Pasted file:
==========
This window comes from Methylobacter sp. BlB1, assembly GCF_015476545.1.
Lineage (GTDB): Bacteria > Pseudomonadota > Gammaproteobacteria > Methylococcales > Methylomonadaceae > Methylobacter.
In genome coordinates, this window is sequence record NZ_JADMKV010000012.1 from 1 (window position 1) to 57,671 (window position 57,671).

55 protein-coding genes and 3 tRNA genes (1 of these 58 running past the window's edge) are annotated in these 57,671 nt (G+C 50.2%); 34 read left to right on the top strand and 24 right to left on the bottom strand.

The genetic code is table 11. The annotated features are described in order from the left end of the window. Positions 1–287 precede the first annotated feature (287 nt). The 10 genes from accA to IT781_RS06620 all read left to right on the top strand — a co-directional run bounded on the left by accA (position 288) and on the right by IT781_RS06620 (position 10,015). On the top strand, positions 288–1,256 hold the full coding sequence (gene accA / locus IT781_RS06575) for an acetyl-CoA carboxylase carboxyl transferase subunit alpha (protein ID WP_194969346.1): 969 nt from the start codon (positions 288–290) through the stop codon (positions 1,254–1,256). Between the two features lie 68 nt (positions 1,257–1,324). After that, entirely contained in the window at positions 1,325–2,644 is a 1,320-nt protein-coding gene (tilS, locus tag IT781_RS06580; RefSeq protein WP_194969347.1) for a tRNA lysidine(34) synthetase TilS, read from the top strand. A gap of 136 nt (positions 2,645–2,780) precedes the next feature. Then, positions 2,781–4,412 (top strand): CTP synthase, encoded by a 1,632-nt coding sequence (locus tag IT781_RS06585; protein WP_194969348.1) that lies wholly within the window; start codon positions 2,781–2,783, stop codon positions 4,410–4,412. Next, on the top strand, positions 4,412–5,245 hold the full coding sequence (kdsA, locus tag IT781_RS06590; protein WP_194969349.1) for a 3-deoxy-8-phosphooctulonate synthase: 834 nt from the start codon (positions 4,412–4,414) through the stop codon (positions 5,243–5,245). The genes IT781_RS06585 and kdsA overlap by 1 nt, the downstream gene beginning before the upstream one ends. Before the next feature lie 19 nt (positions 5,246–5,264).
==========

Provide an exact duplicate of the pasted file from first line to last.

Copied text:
This window comes from Methylobacter sp. BlB1, assembly GCF_015476545.1.
Lineage (GTDB): Bacteria > Pseudomonadota > Gammaproteobacteria > Methylococcales > Methylomonadaceae > Methylobacter.
In genome coordinates, this window is sequence record NZ_JADMKV010000012.1 from 1 (window position 1) to 57,671 (window position 57,671).

55 protein-coding genes and 3 tRNA genes (1 of these 58 running past the window's edge) are annotated in these 57,671 nt (G+C 50.2%); 34 read left to right on the top strand and 24 right to left on the bottom strand.

The genetic code is table 11. The annotated features are described in order from the left end of the window. Positions 1–287 precede the first annotated feature (287 nt). The 10 genes from accA to IT781_RS06620 all read left to right on the top strand — a co-directional run bounded on the left by accA (position 288) and on the right by IT781_RS06620 (position 10,015). On the top strand, positions 288–1,256 hold the full coding sequence (gene accA / locus IT781_RS06575) for an acetyl-CoA carboxylase carboxyl transferase subunit alpha (protein ID WP_194969346.1): 969 nt from the start codon (positions 288–290) through the stop codon (positions 1,254–1,256). Between the two features lie 68 nt (positions 1,257–1,324). After that, entirely contained in the window at positions 1,325–2,644 is a 1,320-nt protein-coding gene (tilS, locus tag IT781_RS06580; RefSeq protein WP_194969347.1) for a tRNA lysidine(34) synthetase TilS, read from the top strand. A gap of 136 nt (positions 2,645–2,780) precedes the next feature. Then, positions 2,781–4,412 (top strand): CTP synthase, encoded by a 1,632-nt coding sequence (locus tag IT781_RS06585; protein WP_194969348.1) that lies wholly within the window; start codon positions 2,781–2,783, stop codon positions 4,410–4,412. Next, on the top strand, positions 4,412–5,245 hold the full coding sequence (kdsA, locus tag IT781_RS06590; protein WP_194969349.1) for a 3-deoxy-8-phosphooctulonate synthase: 834 nt from the start codon (positions 4,412–4,414) through the stop codon (positions 5,243–5,245). The genes IT781_RS06585 and kdsA overlap by 1 nt, the downstream gene beginning before the upstream one ends. Before the next feature lie 19 nt (positions 5,246–5,264).